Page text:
Sense of Field

In the Sense of Field project, SESVanderHave, Biometris and VITO collaborate to combine data and support the sugar beet breeding program.


Agricultural context

Agriculture is recently undergoing very fast and profound changes such as the consumer demand for reduced use of plant protection products and fertilizers. These changes to a sustainable agriculture are high on the political agenda of many countries and well described in the Farm-to-Fork strategy and the 'Common Agricultural Policy (CAP) of the European Union. This trend is reinforced by climate change, which has already led to an expansion of the occurence of plan pathogens. In addition, climage change causes more extreme weather conditions such as long periods of heat and drought with a significant impact on crop yield. But there are technological solutions ahead!

SESVanderHave, as a sugar beet breeder, has always been at the forefront of providing farmers with new sugar beet varieties which have higher resistance to diseases, lower environmental impact and highter yields. Now they are preparing the next generation of sugar beet seeds, that are better adapted to environmental stresses like drought and heat, while maintaining their high level of yield and disease resistance.



Sense of Field project

In this challenging context, SESVanderHave, VITO and Biometris decided to collaborate and submit a project proposal called 'Sense of Field' (SOF) to VLAIO, Agentschap Innoveren en Ondernemen.
The partners already have a long track record of bilateral collaboration in the past. In 2016, SESVanderHave and VITO started to work together on several projects related to drone-based phenotyping for disease monitoring, one of which was the BELSPO-funded BEETPHEN project.
Since 2008, SESVanderHave and Biometris have been collaborating on the development of statistical methodology to support the sugar beet breeding program of SESVanderHave. Topics that received attention are the design and analysis of field trials, population genetic analysis of breeding material, and the development of genomic prediction models and genomic selection strategies.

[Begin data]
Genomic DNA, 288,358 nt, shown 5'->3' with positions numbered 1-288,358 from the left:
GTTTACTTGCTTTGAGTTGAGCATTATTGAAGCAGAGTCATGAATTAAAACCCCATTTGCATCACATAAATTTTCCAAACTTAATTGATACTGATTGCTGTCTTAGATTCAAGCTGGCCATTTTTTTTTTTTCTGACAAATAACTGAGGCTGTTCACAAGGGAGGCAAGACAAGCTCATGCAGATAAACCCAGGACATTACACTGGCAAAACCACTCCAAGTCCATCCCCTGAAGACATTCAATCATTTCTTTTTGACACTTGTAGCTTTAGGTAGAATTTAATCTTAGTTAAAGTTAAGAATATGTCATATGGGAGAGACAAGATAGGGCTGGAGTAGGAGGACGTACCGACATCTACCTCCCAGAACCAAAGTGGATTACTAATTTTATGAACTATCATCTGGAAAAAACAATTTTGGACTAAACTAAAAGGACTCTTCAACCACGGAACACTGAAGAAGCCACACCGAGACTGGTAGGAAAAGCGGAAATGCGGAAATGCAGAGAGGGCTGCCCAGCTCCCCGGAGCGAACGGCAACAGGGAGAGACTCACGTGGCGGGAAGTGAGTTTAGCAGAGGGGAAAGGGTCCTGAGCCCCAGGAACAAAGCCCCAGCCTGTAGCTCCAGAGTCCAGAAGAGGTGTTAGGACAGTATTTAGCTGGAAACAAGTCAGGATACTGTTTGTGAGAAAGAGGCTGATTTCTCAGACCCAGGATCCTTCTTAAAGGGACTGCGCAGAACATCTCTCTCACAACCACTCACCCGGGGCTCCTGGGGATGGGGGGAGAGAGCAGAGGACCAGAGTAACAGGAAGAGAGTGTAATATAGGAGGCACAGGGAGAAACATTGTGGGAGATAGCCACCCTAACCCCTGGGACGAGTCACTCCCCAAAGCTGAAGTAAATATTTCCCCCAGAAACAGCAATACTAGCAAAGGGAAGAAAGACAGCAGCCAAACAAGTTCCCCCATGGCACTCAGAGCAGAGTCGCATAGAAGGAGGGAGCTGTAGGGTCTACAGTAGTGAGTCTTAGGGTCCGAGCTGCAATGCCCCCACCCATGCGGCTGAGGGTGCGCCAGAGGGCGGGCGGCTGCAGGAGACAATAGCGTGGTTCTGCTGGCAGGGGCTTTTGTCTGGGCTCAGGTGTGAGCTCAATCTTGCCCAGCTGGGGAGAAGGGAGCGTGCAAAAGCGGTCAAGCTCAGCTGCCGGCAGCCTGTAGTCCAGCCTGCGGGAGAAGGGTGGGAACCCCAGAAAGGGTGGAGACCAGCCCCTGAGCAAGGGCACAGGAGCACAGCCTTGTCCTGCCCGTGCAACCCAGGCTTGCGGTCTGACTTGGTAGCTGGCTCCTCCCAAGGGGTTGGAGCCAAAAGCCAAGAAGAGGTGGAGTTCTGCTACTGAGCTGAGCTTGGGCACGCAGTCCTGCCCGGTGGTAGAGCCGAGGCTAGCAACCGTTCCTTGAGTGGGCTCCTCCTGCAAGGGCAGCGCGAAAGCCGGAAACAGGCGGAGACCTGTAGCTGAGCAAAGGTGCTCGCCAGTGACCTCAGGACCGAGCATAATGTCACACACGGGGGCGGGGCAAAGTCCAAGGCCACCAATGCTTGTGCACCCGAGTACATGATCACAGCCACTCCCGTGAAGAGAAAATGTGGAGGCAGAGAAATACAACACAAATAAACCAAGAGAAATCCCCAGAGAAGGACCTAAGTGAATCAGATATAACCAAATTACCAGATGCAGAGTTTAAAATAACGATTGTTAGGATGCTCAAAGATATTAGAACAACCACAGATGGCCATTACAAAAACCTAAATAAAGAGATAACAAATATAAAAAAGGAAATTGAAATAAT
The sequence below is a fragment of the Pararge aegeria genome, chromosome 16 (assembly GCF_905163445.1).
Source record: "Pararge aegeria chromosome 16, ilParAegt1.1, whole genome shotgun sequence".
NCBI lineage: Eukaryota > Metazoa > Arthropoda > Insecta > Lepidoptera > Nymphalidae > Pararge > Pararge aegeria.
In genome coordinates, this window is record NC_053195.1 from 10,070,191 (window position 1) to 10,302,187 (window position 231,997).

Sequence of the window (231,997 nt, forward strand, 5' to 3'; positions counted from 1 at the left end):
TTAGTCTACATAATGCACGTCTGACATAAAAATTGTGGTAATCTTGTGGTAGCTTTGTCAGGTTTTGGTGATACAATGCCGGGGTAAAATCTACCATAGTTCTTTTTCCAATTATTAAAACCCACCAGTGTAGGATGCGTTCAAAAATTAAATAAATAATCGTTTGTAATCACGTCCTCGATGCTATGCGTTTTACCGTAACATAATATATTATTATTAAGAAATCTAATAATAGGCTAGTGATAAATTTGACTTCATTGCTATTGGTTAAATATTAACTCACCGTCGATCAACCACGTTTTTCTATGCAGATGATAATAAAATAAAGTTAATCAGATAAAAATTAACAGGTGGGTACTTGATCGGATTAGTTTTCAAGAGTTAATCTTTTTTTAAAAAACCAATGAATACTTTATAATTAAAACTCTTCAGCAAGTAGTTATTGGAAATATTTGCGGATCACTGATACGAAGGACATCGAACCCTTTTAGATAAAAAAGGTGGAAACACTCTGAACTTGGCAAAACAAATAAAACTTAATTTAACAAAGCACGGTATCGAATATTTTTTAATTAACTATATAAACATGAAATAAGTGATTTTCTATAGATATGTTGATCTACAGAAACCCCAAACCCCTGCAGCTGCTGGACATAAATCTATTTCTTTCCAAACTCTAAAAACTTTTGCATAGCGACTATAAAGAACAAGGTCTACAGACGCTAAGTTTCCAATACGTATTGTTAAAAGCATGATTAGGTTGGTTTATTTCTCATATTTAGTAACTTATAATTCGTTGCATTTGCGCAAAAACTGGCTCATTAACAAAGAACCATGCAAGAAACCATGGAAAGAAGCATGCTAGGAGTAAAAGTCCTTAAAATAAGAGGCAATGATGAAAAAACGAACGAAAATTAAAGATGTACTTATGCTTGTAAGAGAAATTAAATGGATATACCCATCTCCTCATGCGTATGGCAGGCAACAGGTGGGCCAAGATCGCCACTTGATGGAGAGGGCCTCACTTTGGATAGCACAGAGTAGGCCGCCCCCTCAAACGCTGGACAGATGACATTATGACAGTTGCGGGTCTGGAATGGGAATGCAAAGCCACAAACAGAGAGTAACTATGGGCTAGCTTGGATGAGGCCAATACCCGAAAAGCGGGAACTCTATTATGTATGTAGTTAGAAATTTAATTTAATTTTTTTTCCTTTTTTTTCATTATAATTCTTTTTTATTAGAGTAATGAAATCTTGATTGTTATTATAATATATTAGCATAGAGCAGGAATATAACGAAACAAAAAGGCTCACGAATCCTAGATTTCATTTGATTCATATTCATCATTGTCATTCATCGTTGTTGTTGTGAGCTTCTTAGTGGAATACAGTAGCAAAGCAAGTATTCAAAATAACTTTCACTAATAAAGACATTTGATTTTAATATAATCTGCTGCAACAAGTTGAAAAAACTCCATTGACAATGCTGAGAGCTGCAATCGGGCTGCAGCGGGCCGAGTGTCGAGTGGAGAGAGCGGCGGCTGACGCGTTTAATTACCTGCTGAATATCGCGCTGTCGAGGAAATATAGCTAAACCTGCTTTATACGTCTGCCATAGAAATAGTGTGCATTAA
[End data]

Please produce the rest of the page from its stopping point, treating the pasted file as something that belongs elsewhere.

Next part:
Goal of Sense of Field

SESVanderHave already has a large pool of seeds that were selected based on genomic information and information from field trials. Now, with the help of drones, the associated technology and weather stations in the field, SESVanderHave experts can learn a lot more about what exactly happens between sowing and harvest. Thanks to all these Sense of Field parameters and models, they only need to follow up a certain number of plants and can predict their behavior. SESVanderHave can use this genomic selection to predict what type of sugar beet they should develop for a particular market, while taking factors such as heat and drought into account.

  • combine data obtained from weather stations, soil sensors and UAV imaging in genomic selection models to enable a better consideration of environmental data in our prediction models.
    These insights will be applied to genomic selection models to increase yield performance and environmental adaptability of the SESVanderHave product portfolio. This data-driven predictive breeding approach will provide the required insights to face climate change related challenges during the next decades.
  • identify secondary sugar beet traits which are relevant to yield or adaptability to specific agro-ecological environments (ideotypes).

Genomic selection and high-throughput phenotyping

The selection of new plant genotypes based on DNA profiles that predict phenotypic traits like yield and disease resistances has been proven to be an efficient breeding technique in animal breeding and is currently being evaluated and adapted for use in plant breeding. This method is called genomic selection.